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3 TSX Stocks to Own That Make Money From Buybacks

Bob Tattersall, one of Canada’s best portfolio managers in his day, recently contributed an article to the Globe and Mail that recommends that one of the dozen or so ETF providers in this country create a new ETF that tracks the performance of the S&P/TSX Composite Buyback Index.

Not familiar with the index? It’s a subset of the S&P/TSX Composite’s 251 constituents.

It selects the 50 companies with the highest buyback ratio over the last 12 months, which is defined as the dollar amount paid for shares repurchased over the previous four calendar quarters divided by the market cap at the beginning of the buyback period. Each stock is given an equal weighting of 2% and rebalanced on the third Friday in January, April, July, and October.

As Tattersall suggests, this would be an easy ETF to create, because it involves an entirely passive investment strategy that’s outperformed the composite by 3-5% annually over the past five- and 10-year periods.

“Clearly, what Canadian investors need is an ETF or index fund which replicates the buyback index (or a similar strategy) with only a modest management fee to reflect the fact that it involves no active analysis by the fund manager,” Tattersall wrote January 15. “I have not yet tracked down an existing product, but now that the opportunity has been identified, I am sure that an enterprising ETF sponsor will introduce one shortly!”

There is an existing option

CI Financial’s First Asset ETF division does have a Canadian buyback ETF, but it tracks the CIBC Canadian Buyback Index, which selects its constituents from the entire TSX and not just the composite. Also, it looks at the past 24 months, picking the 40 highest-ranked stocks based on how much a company has reduced its share count over the two years and the consistency of buying back its stock on a monthly basis over the same period.

Like the S&P/TSX Composite Buyback Index, the CIBC Canadian Buyback Index is equally weighted and rebalanced quarterly. So, there does exist an option should you wish to get on the buyback train.

In November 2016, I’d recommended that investors buy the First Asset U.S. Buyback Index ETF (TSX:FBU) over the First Asset Canadian Buyback Index ETF (TSX:FBE), because it owned U.S. stocks as opposed to Canadian stocks. The FBU is up 28% since, 830 basis points higher than the FBE.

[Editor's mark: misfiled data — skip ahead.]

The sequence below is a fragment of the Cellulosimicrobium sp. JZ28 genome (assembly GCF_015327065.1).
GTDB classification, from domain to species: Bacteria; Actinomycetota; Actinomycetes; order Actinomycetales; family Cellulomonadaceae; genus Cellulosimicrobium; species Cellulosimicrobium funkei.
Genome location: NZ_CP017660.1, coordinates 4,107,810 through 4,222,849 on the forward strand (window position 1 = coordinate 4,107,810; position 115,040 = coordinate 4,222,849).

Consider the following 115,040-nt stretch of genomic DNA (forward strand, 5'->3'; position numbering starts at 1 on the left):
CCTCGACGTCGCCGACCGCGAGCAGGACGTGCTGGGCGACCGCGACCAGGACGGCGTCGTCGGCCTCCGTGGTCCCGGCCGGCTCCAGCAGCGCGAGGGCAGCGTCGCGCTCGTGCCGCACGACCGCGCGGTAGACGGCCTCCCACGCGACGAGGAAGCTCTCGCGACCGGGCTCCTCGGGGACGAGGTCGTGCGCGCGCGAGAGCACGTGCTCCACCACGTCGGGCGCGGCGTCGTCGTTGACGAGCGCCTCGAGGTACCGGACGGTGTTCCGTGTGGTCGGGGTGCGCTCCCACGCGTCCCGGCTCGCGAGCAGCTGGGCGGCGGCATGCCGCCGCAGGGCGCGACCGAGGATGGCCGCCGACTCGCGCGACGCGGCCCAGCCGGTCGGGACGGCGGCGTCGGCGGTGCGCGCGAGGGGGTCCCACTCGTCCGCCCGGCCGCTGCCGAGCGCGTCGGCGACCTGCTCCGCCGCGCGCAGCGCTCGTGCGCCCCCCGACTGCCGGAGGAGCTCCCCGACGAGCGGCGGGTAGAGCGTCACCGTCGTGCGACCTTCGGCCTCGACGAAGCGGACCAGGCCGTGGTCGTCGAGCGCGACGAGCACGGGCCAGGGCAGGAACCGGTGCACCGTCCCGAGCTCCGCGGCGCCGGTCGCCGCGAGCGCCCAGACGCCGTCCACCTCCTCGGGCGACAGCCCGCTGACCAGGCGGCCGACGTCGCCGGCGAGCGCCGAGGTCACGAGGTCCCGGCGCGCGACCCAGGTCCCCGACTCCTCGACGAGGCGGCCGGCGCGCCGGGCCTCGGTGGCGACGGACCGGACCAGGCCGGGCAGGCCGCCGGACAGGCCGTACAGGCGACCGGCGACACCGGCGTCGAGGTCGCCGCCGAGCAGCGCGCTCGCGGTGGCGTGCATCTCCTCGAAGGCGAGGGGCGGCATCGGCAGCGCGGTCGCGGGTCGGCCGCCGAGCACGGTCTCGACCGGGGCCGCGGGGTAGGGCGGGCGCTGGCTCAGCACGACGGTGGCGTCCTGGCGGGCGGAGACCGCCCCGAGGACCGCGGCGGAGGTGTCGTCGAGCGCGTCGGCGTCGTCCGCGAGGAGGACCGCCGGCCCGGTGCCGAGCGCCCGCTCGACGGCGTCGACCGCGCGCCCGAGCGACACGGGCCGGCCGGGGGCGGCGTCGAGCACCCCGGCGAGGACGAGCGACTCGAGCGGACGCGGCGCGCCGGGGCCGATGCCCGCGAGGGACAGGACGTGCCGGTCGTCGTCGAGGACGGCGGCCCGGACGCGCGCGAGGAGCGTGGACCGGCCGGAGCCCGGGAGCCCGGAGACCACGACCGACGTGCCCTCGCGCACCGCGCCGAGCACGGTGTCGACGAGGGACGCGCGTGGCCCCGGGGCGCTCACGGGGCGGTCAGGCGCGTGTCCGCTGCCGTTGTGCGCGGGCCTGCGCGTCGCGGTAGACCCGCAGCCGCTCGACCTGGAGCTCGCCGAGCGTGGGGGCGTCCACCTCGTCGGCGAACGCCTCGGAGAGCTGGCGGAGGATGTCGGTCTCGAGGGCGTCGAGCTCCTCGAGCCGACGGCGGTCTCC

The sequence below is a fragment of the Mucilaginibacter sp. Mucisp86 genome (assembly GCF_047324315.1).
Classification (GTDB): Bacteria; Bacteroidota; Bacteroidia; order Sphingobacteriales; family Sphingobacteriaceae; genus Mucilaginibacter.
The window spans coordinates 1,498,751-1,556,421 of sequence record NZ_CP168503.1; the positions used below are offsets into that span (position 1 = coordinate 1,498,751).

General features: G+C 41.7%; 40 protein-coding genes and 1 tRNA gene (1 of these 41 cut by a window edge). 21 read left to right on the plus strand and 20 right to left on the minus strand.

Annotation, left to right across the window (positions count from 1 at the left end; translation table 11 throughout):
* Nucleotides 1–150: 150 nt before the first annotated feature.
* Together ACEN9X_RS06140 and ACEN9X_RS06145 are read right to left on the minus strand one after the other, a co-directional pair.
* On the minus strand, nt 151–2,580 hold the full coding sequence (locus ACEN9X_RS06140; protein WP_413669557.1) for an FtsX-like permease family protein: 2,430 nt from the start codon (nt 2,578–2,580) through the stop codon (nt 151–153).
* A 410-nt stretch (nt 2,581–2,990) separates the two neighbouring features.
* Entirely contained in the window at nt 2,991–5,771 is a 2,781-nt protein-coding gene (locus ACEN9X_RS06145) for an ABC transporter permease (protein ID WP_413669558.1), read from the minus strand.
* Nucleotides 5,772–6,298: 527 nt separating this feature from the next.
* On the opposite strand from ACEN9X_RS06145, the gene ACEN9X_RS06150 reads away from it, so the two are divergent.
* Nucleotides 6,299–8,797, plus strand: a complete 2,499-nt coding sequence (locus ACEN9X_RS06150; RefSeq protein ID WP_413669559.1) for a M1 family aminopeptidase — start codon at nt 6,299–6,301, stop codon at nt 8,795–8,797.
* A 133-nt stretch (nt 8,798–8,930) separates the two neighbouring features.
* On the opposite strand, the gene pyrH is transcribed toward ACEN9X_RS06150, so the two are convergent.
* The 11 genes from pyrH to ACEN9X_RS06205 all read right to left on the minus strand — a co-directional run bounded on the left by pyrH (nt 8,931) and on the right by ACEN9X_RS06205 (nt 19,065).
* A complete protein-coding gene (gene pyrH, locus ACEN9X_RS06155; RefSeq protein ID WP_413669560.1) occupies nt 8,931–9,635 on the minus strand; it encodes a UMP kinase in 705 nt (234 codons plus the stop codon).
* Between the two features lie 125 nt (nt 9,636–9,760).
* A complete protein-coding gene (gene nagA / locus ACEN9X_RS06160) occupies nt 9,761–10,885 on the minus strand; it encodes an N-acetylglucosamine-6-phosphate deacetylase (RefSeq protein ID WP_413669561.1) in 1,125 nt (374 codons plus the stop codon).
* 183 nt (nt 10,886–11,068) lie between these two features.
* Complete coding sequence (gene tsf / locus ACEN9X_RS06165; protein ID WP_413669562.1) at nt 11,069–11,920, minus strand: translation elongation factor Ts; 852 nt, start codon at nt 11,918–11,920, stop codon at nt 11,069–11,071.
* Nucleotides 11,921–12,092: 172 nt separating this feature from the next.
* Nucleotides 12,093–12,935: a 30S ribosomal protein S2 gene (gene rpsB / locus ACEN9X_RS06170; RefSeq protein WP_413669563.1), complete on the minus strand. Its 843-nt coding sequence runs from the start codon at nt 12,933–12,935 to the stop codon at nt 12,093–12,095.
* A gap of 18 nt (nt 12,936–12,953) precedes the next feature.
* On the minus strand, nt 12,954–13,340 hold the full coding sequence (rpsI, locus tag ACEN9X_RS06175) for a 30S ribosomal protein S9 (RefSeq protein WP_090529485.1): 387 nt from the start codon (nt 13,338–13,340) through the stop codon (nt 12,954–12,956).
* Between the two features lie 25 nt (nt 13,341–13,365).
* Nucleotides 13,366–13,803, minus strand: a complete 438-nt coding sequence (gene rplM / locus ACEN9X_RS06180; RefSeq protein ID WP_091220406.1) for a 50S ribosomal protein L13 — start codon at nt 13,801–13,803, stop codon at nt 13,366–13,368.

Today, knowing how far U.S. stocks have come, it’s not quite as easy a decision as it was in 2016, that’s for sure.

Getting back to the S&P/TSX Composite Buyback Index

At the end of December, these 10 companies were the highest-weighted stocks in the index.

Company

Sector

Gran Tierra Energy Inc. (TSX:GTE)

Energy

Bombardier, Inc. (TSX:BBD.B)

Industrials

Home Capital Group Inc. (TSX:HCG)

Financials

Methanex Corporation

(TSX:MX)(NYSE:MEOH)

Materials

BRP Inc. (TSX:DOO)

Consumer Discretionary

Kirkland Lake Gold Ltd.

(TSX:KL)(NYSE:KL)

Materials

Dollarama Inc. (TSX:DOL)

Consumer Discretionary

Suncor Energy Inc.

(TSX:SU)(NYSE:SU)

Energy

Westshore Terminals Investment Corp. (TSX:WTE)

Industrials

Canadian Pacific Railway Limited  (TSX:CP)(NYSE:CP)

Industrials

Which of these 10 stocks would I recommend?

The two natural choices for me would be BRP and Dollarama, which are both benefiting from the current economy, but for different reasons.

Dollarama has gotten a significant return on its buybacks, and while expensive, its stock is one of a handful of Canadian retailers worth owning. As for BRP, its business is running on all cylinders at the moment. Add to this the additional spending to be created by the Trump tax cuts, and you have a stock that’s likely to be higher in the next 12 months.

As for my final pick, I’m going to go with Suncor, because energy prices appear to be slowly moving higher, and that’s great news for Canadian energy producers.

Buybacks done well

The buyback ratio only tells me a company is buying back a lot of its stock. It doesn’t tell me how much money it’s wasting in the process — a critical consideration for thrifty investors.

If you’re going to buy stocks doing a lot of buybacks, I’d first make sure it’s money well spent before pulling the trigger.

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Fool contributor Will Ashworth has no position in any stocks mentioned.

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